I once heard an editor say that developing writers comes to a point where they stop doing most things wrong but aren’t yet doing enough things right. As a writer improves, learning to write better gets slower.
The Pareto Principle
I see this as related to the Pareto Principle, also known as the 80/20 rule. That rule says things like 20% of the people make 80% of the problems, or the last 20% of the effort makes 80% of the difference, or 20% of the books account for 80% of the library’s checkout. It’s interesting how often that breakdown is useful to thinking about how events work out. Continue reading “Doing Things Right”
Prompted by an old episode of the TV show “Castle,” a middle-grade book I’m reading, and a chapter I’m trying to write, I’m still mulling over the comparative value of surprise vs suspense in a story. The difference is illustrated in a bus bomb comparison. If the characters are riding along in a bus and it blows up, that’s surprise. If we see the bomb being placed and the watch the characters ride, that’s suspense. Continue reading “Surprise vs. Suspense”
Usually I blog about what I’ve learned as a writer, hoping to be useful to someone else. But in this entry, I want to write about two problems, one small and one big, that I’m currently wrestling with. I don’t pretend to know what to do about these problems. I do know that often the problematic parts of a story show you where you can do interesting stuff if you can figure out how. Continue reading “Embracing the hard parts of a writing project”
Watch what book buyers do when they pull books out at Barnes and Noble. They most often glance at the front cover, read the blurb on the back or inside flap, and then skim the first page. In Rebecca Stead’s When You Reach Me, a character says she judges a book not by its first lines by its single first line, and the central character then quotes the first line of A Wrinkle in Time, which is, as many of you know, “It was a dark and stormy night.” I don’t believe every book needs a single killer first line. However, it’s worth a writer’s time to edit a first line and the whole first paragraph.
I’ve been reading blogs by writers at various stages of the publication process. They’re anxious because 1) they’re looking for agents, 2) they have an agent but haven’t sold a book yet, 3) they’ve sold a book but the initial sales aren’t what they hoped, 4) their first book(s) sold well but now their agent or editor says they need a big book to keep their career going. And I’m asking myself where’s the happy stop on the writer train? Continue reading “Making Time to Write”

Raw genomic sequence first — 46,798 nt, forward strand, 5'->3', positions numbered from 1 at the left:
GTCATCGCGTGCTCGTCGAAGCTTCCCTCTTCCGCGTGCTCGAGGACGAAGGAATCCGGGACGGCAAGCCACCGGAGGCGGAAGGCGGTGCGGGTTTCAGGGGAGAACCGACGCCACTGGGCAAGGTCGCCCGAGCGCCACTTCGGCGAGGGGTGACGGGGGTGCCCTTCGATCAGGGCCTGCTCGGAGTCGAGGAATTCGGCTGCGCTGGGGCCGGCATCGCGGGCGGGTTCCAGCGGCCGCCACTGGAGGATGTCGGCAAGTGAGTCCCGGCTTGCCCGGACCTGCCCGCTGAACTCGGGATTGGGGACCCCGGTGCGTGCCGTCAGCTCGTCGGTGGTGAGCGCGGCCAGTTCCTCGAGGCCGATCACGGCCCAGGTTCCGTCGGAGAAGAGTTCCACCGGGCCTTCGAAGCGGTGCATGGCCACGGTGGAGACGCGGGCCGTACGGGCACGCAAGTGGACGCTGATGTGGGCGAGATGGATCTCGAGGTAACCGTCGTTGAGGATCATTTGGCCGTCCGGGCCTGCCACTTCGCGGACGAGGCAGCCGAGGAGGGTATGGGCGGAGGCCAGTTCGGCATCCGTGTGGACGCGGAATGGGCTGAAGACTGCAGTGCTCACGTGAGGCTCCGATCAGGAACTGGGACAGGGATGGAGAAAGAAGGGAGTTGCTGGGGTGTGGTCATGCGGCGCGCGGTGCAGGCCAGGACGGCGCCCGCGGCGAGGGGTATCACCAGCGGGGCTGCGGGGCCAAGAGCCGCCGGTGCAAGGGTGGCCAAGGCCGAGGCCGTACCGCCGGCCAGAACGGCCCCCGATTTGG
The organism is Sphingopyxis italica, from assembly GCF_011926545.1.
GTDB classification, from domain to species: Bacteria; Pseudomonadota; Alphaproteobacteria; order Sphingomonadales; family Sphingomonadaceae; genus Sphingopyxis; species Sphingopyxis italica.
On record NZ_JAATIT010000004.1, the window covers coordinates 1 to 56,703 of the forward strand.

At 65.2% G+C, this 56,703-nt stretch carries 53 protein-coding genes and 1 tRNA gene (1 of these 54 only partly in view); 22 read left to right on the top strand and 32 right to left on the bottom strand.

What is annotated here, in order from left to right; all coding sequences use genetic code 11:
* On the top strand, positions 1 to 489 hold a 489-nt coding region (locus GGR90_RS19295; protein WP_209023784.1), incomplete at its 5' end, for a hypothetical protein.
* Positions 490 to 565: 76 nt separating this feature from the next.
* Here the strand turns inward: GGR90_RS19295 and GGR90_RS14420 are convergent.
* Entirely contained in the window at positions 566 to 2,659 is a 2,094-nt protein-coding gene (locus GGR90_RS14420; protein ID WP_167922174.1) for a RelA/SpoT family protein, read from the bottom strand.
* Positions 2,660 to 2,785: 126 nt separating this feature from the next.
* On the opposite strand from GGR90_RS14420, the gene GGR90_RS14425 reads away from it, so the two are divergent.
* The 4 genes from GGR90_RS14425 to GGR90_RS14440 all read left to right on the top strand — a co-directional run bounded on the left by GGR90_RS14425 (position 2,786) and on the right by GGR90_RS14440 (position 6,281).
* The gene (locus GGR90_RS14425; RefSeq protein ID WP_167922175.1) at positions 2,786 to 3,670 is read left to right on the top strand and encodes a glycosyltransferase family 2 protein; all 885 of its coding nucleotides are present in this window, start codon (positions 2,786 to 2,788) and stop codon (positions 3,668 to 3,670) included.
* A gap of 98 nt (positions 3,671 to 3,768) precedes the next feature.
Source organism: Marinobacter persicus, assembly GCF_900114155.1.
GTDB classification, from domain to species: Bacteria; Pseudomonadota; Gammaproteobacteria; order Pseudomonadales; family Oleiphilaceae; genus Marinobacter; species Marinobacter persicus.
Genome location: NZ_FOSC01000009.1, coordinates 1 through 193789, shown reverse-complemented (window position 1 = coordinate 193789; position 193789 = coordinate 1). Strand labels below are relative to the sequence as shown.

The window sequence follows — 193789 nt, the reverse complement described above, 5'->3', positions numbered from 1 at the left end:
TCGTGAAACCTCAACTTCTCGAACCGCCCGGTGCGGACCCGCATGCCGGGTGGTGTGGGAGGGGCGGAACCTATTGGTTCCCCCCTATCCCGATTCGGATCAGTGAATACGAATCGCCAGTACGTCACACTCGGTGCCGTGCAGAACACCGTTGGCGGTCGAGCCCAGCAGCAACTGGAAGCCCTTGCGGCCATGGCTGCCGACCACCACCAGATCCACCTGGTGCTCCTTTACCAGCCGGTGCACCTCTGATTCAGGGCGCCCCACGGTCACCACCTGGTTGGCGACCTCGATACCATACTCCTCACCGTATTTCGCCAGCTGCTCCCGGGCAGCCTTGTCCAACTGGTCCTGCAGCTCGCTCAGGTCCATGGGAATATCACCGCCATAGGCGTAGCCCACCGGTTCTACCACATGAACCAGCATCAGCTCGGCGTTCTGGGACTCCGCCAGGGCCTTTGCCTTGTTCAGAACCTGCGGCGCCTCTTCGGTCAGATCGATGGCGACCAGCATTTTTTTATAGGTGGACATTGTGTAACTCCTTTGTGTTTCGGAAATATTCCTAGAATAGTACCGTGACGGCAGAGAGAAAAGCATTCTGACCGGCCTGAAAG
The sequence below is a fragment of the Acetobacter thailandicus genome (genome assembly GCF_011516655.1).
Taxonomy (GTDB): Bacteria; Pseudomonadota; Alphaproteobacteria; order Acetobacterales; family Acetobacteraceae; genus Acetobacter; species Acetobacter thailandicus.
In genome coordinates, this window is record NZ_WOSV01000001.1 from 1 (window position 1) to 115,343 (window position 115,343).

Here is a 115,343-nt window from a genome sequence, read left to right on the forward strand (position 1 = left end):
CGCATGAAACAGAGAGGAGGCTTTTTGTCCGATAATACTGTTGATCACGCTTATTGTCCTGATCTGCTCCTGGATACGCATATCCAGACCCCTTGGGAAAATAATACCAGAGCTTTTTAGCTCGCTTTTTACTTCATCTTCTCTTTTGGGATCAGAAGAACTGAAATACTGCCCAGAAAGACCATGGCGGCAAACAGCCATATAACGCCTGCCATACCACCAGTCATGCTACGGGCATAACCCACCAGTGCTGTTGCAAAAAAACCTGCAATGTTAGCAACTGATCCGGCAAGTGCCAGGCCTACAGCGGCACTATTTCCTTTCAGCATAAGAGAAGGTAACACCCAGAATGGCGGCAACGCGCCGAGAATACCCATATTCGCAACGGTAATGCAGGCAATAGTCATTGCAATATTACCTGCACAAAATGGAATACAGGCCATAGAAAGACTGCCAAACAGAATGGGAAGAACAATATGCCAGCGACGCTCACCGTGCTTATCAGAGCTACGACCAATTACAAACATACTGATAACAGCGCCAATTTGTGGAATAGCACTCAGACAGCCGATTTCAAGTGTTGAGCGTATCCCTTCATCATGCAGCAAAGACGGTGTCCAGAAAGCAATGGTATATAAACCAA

A while back, I read an article suggesting that readers come to a book through four doors: plot, character, setting, and language. Any door can be more or less open, and different readers will prefer different routes. A book that appeals to a lot of readers probably has several door opened more widely. Continue reading “Four Doors into a Book”
The central character in this book is a writer who’s been given three months to live and decides to hire a ghost writer to help her tell the story of some mysterious event over which she’s agonizing. She doesn’t want the book published until after she dies, so there’s nice word play on “ghost writer.” The characterization was strong. The central character is unlikeable but we come to understand her, and I, at least, sympathized. There are also interesting comments on writing and being a writer. Continue reading “Recent reads–Adult fiction, Adult speculative fiction, YA speculative fiction”
My middle-grade fantasy, Finders Keepers, turns partly on the struggle to avert a disaster that will occur when the calendar changes to the year 4000. As the story approaches New Year’s Eve, 3999, a plague kills more and more people, earthquakes swallow buildings, and floods threaten to drown the city. All will be lost unless the book’s 12-year-old hero, Cade, is willing to risk his own well-being to save everyone else.
I got the idea for that plot point while I was drafting this book in 2012. The internet was abuzz with speculation over what might happen on 12/21/12, the last date on an ancient Mayan calendar. Speculation that the world would end was so common that NASA did a podcast explaining why it wouldn’t.
The furor reminded me of similar fears when the calendar rolled over to the year 2000, and we endured the so-called Y2K panic. Even some rational people feared civilization would collapse because of computer problems caused by the date change. Given how dependent we are on computers, it was hard to say people had no reason to worry, but a portion of the population entered into the panic with gusto, buying guns and stocking up on food and fuel. They generalized from a computer glitch to a gigantic social meltdown, and in a few cases, the end of the world.
Lately I’ve been musing on subtext, the things that aren’t explicitly in a text and yet are present by implication. Readers and movie goers like subtext because it allows them to speculate and thus involve themselves in the storytelling. They like it so much that Hollywood has a saying that if the scene is about what the scene is about, you’re in trouble. Continue reading “The value of subtext and how to achieve it”